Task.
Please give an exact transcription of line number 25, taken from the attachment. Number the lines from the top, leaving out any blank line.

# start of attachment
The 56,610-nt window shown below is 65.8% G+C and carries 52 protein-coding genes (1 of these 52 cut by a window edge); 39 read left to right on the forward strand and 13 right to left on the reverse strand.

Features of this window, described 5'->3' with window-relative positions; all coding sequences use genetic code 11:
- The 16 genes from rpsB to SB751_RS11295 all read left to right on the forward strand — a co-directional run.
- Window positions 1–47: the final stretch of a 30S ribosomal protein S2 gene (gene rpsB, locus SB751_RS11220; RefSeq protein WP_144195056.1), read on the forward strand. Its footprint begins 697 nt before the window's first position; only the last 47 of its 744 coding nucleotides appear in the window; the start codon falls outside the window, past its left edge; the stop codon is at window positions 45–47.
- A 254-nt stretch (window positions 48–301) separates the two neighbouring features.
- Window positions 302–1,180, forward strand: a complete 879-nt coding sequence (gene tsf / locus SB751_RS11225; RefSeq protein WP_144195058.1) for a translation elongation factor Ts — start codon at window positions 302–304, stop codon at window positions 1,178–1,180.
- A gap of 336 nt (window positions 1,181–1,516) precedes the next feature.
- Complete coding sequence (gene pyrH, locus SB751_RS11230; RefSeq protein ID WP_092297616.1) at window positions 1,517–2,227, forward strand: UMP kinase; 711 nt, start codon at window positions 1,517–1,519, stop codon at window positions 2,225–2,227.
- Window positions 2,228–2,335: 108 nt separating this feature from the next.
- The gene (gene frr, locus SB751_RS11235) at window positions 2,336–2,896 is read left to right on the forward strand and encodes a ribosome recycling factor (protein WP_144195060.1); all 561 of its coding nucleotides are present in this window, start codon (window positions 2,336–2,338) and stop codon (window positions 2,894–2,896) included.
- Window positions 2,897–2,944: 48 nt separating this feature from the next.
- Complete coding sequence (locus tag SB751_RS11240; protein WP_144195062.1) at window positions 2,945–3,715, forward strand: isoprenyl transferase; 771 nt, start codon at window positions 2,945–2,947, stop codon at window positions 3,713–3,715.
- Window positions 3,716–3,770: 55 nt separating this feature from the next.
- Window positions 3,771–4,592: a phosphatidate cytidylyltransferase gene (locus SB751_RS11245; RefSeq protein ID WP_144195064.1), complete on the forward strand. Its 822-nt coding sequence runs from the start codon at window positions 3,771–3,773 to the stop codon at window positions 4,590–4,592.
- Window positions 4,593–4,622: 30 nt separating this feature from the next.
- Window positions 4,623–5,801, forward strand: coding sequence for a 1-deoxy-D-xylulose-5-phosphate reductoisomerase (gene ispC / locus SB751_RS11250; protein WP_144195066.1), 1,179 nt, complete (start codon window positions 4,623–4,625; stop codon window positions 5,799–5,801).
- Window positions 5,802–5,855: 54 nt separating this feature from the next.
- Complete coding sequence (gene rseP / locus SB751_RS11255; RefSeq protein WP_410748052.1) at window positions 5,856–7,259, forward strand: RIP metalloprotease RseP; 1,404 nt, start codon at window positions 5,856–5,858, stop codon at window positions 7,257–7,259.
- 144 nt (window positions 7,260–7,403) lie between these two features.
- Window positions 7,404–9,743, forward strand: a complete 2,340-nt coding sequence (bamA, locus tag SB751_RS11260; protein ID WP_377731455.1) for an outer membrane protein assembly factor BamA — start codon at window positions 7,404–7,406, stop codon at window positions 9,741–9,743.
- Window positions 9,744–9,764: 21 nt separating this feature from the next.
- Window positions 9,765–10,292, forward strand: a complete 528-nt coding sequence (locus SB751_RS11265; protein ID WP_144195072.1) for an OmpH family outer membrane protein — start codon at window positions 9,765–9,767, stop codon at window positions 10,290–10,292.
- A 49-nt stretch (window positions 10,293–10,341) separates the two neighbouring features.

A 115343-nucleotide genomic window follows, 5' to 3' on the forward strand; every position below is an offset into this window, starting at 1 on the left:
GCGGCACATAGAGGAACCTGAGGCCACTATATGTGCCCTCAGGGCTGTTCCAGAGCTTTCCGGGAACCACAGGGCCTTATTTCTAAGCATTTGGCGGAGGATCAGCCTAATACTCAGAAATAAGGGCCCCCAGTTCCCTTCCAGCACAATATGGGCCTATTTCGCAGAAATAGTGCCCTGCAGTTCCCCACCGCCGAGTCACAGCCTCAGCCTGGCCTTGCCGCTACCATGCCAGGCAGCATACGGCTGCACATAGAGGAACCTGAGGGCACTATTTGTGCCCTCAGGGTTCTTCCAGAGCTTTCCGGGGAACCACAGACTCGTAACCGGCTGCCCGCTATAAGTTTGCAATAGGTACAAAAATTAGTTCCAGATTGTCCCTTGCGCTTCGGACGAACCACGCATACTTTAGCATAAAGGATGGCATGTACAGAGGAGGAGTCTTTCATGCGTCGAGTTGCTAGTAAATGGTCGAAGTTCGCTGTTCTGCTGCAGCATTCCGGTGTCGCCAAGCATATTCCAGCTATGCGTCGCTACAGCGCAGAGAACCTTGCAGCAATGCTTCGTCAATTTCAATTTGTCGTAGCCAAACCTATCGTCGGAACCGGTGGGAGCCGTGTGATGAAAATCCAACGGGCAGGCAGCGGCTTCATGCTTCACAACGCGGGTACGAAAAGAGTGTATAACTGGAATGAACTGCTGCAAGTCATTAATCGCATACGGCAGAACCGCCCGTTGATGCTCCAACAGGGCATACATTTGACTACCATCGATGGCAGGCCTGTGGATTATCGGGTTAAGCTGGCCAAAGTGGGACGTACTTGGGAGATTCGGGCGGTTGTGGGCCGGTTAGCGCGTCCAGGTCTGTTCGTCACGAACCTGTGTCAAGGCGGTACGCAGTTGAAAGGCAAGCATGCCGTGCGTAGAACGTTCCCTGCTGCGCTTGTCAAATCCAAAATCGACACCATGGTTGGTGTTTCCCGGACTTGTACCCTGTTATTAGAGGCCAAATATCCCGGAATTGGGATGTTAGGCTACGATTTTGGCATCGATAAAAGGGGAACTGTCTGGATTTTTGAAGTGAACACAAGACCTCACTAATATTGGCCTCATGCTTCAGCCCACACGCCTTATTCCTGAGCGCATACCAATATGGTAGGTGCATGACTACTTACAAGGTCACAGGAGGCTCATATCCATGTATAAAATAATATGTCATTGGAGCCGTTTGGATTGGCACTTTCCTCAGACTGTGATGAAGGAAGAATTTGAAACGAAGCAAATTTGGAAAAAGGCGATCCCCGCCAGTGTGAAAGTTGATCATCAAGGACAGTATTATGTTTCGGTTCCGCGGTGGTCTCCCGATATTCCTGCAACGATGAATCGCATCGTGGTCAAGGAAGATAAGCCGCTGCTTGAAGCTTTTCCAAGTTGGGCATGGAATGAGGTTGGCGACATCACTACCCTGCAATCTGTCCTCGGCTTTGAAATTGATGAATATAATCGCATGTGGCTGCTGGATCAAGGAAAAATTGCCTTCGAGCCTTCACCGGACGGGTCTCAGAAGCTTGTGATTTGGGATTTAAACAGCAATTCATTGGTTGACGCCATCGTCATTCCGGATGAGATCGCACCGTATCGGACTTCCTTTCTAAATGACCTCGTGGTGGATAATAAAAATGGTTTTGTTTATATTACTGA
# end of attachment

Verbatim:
GCGGCACATAGAGGAACCTGAGGCCACTATATGTGCCCTCAGGGCTGTTCCAGAGCTTTCCGGGAACCACAGGGCCTTATTTCTAAGCATTTGGCGGAGGATCAGCCTAATACTCAGAAATAAGGGCCCCCAGTTCCCTTCCAGCACAATATGGGCCTATTTCGCAGAAATAGTGCCCTGCAGTTCCCCACCGCCGAGTCACAGCCTCAGCCTGGCCTTGCCGCTACCATGCCAGGCAGCATACGGCTGCACATAGAGGAACCTGAGGGCACTATTTGTGCCCTCAGGGTTCTTCCAGAGCTTTCCGGGGAACCACAGACTCGTAACCGGCTGCCCGCTATAAGTTTGCAATAGGTACAAAAATTAGTTCCAGATTGTCCCTTGCGCTTCGGACGAACCACGCATACTTTAGCATAAAGGATGGCATGTACAGAGGAGGAGTCTTTCATGCGTCGAGTTGCTAGTAAATGGTCGAAGTTCGCTGTTCTGCTGCAGCATTCCGGTGTCGCCAAGCATATTCCAGCTATGCGTCGCTACAGCGCAGAGAACCTTGCAGCAATGCTTCGTCAATTTCAATTTGTCGTAGCCAAACCTATCGTCGGAACCGGTGGGAGCCGTGTGATGAAAATCCAACGGGCAGGCAGCGGCTTCATGCTTCACAACGCGGGTACGAAAAGAGTGTATAACTGGAATGAACTGCTGCAAGTCATTAATCGCATACGGCAGAACCGCCCGTTGATGCTCCAACAGGGCATACATTTGACTACCATCGATGGCAGGCCTGTGGATTATCGGGTTAAGCTGGCCAAAGTGGGACGTACTTGGGAGATTCGGGCGGTTGTGGGCCGGTTAGCGCGTCCAGGTCTGTTCGTCACGAACCTGTGTCAAGGCGGTACGCAGTTGAAAGGCAAGCATGCCGTGCGTAGAACGTTCCCTGCTGCGCTTGTCAAATCCAAAATCGACACCATGGTTGGTGTTTCCCGGACTTGTACCCTGTTATTAGAGGCCAAATATCCCGGAATTGGGATGTTAGGCTACGATTTTGGCATCGATAAAAGGGGAACTGTCTGGATTTTTGAAGTGAACACAAGACCTCACTAATATTGGCCTCATGCTTCAGCCCACACGCCTTATTCCTGAGCGCATACCAATATGGTAGGTGCATGACTACTTACAAGGTCACAGGAGGCTCATATCCATGTATAAAATAATATGTCATTGGAGCCGTTTGGATTGGCACTTTCCTCAGACTGTGATGAAGGAAGAATTTGAAACGAAGCAAATTTGGAAAAAGGCGATCCCCGCCAGTGTGAAAGTTGATCATCAAGGACAGTATTATGTTTCGGTTCCGCGGTGGTCTCCCGATATTCCTGCAACGATGAATCGCATCGTGGTCAAGGAAGATAAGCCGCTGCTTGAAGCTTTTCCAAGTTGGGCATGGAATGAGGTTGGCGACATCACTACCCTGCAATCTGTCCTCGGCTTTGAAATTGATGAATATAATCGCATGTGGCTGCTGGATCAAGGAAAAATTGCCTTCGAGCCTTCACCGGACGGGTCTCAGAAGCTTGTGATTTGGGATTTAAACAGCAATTCATTGGTTGACGCCATCGTCATTCCGGATGAGATCGCACCGTATCGGACTTCCTTTCTAAATGACCTCGTGGTGGATAATAAAAATGGTTTTGTTTATATTACTGA